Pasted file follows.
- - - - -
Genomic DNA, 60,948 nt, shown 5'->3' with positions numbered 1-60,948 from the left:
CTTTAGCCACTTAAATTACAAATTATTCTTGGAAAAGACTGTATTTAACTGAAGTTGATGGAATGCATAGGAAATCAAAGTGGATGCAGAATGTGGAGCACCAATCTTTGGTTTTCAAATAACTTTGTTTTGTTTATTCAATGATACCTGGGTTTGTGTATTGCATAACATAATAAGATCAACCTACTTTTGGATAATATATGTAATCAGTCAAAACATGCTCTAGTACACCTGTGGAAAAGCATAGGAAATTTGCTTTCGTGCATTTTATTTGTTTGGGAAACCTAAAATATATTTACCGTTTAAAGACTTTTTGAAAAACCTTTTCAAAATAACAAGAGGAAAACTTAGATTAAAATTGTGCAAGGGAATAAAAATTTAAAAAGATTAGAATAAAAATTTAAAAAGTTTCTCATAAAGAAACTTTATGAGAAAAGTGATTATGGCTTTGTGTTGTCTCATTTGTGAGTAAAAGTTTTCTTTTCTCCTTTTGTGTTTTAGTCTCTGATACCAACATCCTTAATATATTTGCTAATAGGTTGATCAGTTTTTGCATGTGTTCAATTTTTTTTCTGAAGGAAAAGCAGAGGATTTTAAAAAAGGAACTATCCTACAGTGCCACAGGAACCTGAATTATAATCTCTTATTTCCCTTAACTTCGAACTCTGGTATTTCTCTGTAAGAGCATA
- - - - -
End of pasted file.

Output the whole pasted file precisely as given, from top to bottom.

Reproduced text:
Genomic DNA, 60,948 nt, shown 5'->3' with positions numbered 1-60,948 from the left:
CTTTAGCCACTTAAATTACAAATTATTCTTGGAAAAGACTGTATTTAACTGAAGTTGATGGAATGCATAGGAAATCAAAGTGGATGCAGAATGTGGAGCACCAATCTTTGGTTTTCAAATAACTTTGTTTTGTTTATTCAATGATACCTGGGTTTGTGTATTGCATAACATAATAAGATCAACCTACTTTTGGATAATATATGTAATCAGTCAAAACATGCTCTAGTACACCTGTGGAAAAGCATAGGAAATTTGCTTTCGTGCATTTTATTTGTTTGGGAAACCTAAAATATATTTACCGTTTAAAGACTTTTTGAAAAACCTTTTCAAAATAACAAGAGGAAAACTTAGATTAAAATTGTGCAAGGGAATAAAAATTTAAAAAGATTAGAATAAAAATTTAAAAAGTTTCTCATAAAGAAACTTTATGAGAAAAGTGATTATGGCTTTGTGTTGTCTCATTTGTGAGTAAAAGTTTTCTTTTCTCCTTTTGTGTTTTAGTCTCTGATACCAACATCCTTAATATATTTGCTAATAGGTTGATCAGTTTTTGCATGTGTTCAATTTTTTTTCTGAAGGAAAAGCAGAGGATTTTAAAAAAGGAACTATCCTACAGTGCCACAGGAACCTGAATTATAATCTCTTATTTCCCTTAACTTCGAACTCTGGTATTTCTCTGTAAGAGCATA